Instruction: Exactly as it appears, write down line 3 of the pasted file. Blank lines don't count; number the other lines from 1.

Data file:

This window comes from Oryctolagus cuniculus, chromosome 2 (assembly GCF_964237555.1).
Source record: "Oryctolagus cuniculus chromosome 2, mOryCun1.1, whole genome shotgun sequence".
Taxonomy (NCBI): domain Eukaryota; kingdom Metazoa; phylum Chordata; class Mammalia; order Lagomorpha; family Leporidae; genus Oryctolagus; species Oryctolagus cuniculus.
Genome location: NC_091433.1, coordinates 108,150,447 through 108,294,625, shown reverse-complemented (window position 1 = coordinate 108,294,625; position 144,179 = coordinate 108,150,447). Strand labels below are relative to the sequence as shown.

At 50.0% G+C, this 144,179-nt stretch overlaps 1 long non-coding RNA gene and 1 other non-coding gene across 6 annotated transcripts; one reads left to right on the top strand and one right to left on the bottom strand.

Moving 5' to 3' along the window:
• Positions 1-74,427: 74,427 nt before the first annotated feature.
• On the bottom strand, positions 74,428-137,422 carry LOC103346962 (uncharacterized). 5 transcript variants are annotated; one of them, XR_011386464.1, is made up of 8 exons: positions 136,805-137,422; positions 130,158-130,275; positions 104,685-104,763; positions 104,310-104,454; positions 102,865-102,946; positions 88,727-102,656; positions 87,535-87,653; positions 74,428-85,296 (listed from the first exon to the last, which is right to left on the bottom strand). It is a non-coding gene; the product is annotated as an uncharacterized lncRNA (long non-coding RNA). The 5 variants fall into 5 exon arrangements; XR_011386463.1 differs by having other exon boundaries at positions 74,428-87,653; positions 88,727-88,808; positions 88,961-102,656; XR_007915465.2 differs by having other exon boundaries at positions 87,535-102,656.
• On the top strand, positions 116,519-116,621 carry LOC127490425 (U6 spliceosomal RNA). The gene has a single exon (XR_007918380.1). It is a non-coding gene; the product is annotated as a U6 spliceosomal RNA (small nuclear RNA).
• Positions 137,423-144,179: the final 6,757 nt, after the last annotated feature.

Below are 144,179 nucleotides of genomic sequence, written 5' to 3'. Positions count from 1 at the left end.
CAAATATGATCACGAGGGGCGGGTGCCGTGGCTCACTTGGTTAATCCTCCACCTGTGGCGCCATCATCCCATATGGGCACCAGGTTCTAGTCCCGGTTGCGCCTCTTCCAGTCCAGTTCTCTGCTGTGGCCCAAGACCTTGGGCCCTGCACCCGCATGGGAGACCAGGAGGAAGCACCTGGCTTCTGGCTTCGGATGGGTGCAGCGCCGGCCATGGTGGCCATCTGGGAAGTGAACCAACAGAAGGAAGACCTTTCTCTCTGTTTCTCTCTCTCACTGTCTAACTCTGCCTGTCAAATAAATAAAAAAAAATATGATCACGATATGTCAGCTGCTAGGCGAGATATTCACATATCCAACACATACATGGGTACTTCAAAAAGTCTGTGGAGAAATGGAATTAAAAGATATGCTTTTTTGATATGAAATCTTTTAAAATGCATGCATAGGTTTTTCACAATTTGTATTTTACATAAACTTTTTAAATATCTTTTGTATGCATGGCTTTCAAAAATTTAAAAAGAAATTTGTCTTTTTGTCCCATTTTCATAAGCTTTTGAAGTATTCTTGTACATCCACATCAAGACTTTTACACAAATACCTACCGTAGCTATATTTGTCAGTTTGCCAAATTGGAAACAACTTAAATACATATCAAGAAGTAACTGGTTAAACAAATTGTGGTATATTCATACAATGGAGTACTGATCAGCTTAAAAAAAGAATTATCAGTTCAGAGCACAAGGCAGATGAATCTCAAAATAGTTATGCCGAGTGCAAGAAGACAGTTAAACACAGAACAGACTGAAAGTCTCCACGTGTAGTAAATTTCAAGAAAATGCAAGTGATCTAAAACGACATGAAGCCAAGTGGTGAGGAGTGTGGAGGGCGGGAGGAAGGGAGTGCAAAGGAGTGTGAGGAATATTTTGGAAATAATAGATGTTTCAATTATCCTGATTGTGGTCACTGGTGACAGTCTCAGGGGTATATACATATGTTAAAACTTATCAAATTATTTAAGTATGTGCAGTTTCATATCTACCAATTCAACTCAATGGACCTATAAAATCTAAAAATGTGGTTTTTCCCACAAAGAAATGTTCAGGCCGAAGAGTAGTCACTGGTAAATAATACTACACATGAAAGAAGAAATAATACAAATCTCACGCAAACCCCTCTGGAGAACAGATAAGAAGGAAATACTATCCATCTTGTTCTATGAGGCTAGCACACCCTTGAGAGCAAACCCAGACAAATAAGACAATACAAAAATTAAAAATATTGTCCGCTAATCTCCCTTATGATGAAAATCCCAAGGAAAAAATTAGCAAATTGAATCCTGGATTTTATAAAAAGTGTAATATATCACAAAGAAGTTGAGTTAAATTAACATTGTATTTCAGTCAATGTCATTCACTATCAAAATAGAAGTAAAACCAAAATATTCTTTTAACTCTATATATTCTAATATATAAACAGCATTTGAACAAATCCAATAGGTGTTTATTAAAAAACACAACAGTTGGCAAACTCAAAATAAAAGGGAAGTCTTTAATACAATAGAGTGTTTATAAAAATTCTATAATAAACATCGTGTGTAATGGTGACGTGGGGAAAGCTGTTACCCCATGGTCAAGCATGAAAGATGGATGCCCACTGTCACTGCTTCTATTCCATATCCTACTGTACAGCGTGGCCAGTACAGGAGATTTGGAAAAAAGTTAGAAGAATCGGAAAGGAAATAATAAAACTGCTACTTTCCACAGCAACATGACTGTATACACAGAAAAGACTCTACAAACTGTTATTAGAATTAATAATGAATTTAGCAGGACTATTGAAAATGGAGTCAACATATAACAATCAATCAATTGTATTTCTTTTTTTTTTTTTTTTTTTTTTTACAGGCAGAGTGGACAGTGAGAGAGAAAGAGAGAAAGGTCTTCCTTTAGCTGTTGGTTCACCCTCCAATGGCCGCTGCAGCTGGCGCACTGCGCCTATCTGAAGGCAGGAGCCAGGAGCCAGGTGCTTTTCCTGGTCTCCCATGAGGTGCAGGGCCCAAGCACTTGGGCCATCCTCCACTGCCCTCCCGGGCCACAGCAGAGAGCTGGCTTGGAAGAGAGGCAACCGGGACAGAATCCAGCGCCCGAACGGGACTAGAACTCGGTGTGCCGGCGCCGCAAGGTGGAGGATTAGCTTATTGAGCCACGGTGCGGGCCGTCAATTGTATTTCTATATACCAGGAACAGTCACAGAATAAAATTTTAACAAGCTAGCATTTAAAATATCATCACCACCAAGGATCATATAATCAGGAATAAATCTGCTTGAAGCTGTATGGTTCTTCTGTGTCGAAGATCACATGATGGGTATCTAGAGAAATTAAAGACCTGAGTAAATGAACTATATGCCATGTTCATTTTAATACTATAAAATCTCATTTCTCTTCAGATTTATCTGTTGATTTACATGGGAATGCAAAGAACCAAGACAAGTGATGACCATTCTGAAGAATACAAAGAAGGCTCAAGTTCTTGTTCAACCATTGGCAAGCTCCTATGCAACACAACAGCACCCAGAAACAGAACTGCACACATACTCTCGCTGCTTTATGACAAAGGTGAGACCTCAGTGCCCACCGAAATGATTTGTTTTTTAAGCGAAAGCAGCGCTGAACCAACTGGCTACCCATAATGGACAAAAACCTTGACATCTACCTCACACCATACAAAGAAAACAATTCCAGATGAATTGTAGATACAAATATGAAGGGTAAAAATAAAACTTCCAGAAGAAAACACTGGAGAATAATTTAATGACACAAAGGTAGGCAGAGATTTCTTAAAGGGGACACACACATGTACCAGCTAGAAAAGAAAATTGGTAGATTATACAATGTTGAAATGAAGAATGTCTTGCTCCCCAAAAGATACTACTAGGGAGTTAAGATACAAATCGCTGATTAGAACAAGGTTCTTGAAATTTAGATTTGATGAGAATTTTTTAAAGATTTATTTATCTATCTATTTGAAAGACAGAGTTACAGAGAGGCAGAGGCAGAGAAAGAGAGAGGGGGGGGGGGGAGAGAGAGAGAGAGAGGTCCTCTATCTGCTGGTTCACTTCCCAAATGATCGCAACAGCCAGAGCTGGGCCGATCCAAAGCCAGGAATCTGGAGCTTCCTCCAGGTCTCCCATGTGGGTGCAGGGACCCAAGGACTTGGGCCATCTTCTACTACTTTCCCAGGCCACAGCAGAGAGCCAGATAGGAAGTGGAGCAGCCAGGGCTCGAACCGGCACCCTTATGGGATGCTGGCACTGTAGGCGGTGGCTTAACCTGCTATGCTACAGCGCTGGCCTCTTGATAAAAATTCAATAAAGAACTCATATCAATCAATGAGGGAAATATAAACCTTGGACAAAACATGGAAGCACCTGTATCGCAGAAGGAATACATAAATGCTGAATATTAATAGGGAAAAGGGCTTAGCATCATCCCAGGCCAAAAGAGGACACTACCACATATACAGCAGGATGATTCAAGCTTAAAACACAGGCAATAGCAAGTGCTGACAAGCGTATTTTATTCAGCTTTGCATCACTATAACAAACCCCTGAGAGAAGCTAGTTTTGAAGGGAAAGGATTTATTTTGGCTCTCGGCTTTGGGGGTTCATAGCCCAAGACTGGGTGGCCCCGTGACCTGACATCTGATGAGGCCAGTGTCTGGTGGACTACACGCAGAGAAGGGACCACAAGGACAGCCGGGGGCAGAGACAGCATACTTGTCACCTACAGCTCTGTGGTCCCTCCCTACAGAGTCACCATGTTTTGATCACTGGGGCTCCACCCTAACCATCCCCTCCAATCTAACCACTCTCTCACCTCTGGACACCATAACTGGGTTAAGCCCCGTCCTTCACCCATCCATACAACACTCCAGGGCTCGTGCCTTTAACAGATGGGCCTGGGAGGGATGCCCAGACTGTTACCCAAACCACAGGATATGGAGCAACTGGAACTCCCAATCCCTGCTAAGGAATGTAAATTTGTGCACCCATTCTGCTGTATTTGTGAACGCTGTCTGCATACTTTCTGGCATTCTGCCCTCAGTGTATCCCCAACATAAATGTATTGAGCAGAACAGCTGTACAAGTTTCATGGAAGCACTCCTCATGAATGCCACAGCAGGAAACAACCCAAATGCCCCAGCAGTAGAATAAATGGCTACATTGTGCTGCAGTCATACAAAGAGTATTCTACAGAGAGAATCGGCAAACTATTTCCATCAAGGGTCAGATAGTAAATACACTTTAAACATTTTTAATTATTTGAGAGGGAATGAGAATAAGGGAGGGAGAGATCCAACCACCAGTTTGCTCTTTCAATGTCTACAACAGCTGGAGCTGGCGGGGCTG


Taxonomy (NCBI): domain Eukaryota; kingdom Metazoa; phylum Chordata; class Mammalia; order Lagomorpha; family Leporidae; genus Oryctolagus; species Oryctolagus cuniculus.